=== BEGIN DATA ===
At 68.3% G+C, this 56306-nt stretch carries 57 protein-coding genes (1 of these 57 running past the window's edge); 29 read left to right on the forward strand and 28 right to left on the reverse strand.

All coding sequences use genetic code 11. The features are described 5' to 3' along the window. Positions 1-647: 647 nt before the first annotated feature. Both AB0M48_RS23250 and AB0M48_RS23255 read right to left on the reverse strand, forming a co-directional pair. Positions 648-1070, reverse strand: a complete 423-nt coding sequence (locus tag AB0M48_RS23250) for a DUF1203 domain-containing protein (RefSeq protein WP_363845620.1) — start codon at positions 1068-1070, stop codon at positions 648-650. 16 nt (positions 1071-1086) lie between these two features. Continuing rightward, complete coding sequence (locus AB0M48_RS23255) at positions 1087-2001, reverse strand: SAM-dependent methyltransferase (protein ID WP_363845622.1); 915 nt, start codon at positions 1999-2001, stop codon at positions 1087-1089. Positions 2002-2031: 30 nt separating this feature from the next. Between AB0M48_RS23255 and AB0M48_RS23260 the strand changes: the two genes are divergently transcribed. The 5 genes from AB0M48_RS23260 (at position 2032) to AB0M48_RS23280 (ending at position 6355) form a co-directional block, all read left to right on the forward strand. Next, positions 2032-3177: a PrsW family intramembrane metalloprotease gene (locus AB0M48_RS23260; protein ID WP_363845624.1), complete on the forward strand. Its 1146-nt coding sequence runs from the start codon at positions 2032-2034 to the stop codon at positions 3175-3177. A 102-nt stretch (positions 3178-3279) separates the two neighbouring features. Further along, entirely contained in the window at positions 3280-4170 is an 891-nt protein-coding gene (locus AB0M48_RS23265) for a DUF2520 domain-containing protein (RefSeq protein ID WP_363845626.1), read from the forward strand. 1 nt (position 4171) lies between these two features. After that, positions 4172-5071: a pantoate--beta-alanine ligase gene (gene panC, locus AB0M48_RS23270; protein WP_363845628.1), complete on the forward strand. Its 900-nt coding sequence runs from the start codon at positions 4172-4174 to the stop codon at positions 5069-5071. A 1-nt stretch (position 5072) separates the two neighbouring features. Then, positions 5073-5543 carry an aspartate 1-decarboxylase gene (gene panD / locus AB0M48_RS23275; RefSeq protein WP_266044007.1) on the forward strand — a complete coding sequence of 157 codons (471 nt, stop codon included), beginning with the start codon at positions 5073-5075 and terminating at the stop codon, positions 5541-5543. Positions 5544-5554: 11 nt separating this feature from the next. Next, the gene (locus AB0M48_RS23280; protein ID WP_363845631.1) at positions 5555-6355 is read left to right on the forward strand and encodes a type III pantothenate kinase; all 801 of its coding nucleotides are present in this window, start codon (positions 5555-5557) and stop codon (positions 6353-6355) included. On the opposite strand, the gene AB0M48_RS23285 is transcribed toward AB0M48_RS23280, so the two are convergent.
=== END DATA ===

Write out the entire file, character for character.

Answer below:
At 68.3% G+C, this 56306-nt stretch carries 57 protein-coding genes (1 of these 57 running past the window's edge); 29 read left to right on the forward strand and 28 right to left on the reverse strand.

All coding sequences use genetic code 11. The features are described 5' to 3' along the window. Positions 1-647: 647 nt before the first annotated feature. Both AB0M48_RS23250 and AB0M48_RS23255 read right to left on the reverse strand, forming a co-directional pair. Positions 648-1070, reverse strand: a complete 423-nt coding sequence (locus tag AB0M48_RS23250) for a DUF1203 domain-containing protein (RefSeq protein WP_363845620.1) — start codon at positions 1068-1070, stop codon at positions 648-650. 16 nt (positions 1071-1086) lie between these two features. Continuing rightward, complete coding sequence (locus AB0M48_RS23255) at positions 1087-2001, reverse strand: SAM-dependent methyltransferase (protein ID WP_363845622.1); 915 nt, start codon at positions 1999-2001, stop codon at positions 1087-1089. Positions 2002-2031: 30 nt separating this feature from the next. Between AB0M48_RS23255 and AB0M48_RS23260 the strand changes: the two genes are divergently transcribed. The 5 genes from AB0M48_RS23260 (at position 2032) to AB0M48_RS23280 (ending at position 6355) form a co-directional block, all read left to right on the forward strand. Next, positions 2032-3177: a PrsW family intramembrane metalloprotease gene (locus AB0M48_RS23260; protein ID WP_363845624.1), complete on the forward strand. Its 1146-nt coding sequence runs from the start codon at positions 2032-2034 to the stop codon at positions 3175-3177. A 102-nt stretch (positions 3178-3279) separates the two neighbouring features. Further along, entirely contained in the window at positions 3280-4170 is an 891-nt protein-coding gene (locus AB0M48_RS23265) for a DUF2520 domain-containing protein (RefSeq protein ID WP_363845626.1), read from the forward strand. 1 nt (position 4171) lies between these two features. After that, positions 4172-5071: a pantoate--beta-alanine ligase gene (gene panC, locus AB0M48_RS23270; protein WP_363845628.1), complete on the forward strand. Its 900-nt coding sequence runs from the start codon at positions 4172-4174 to the stop codon at positions 5069-5071. A 1-nt stretch (position 5072) separates the two neighbouring features. Then, positions 5073-5543 carry an aspartate 1-decarboxylase gene (gene panD / locus AB0M48_RS23275; RefSeq protein WP_266044007.1) on the forward strand — a complete coding sequence of 157 codons (471 nt, stop codon included), beginning with the start codon at positions 5073-5075 and terminating at the stop codon, positions 5541-5543. Positions 5544-5554: 11 nt separating this feature from the next. Next, the gene (locus AB0M48_RS23280; protein ID WP_363845631.1) at positions 5555-6355 is read left to right on the forward strand and encodes a type III pantothenate kinase; all 801 of its coding nucleotides are present in this window, start codon (positions 5555-5557) and stop codon (positions 6353-6355) included. On the opposite strand, the gene AB0M48_RS23285 is transcribed toward AB0M48_RS23280, so the two are convergent.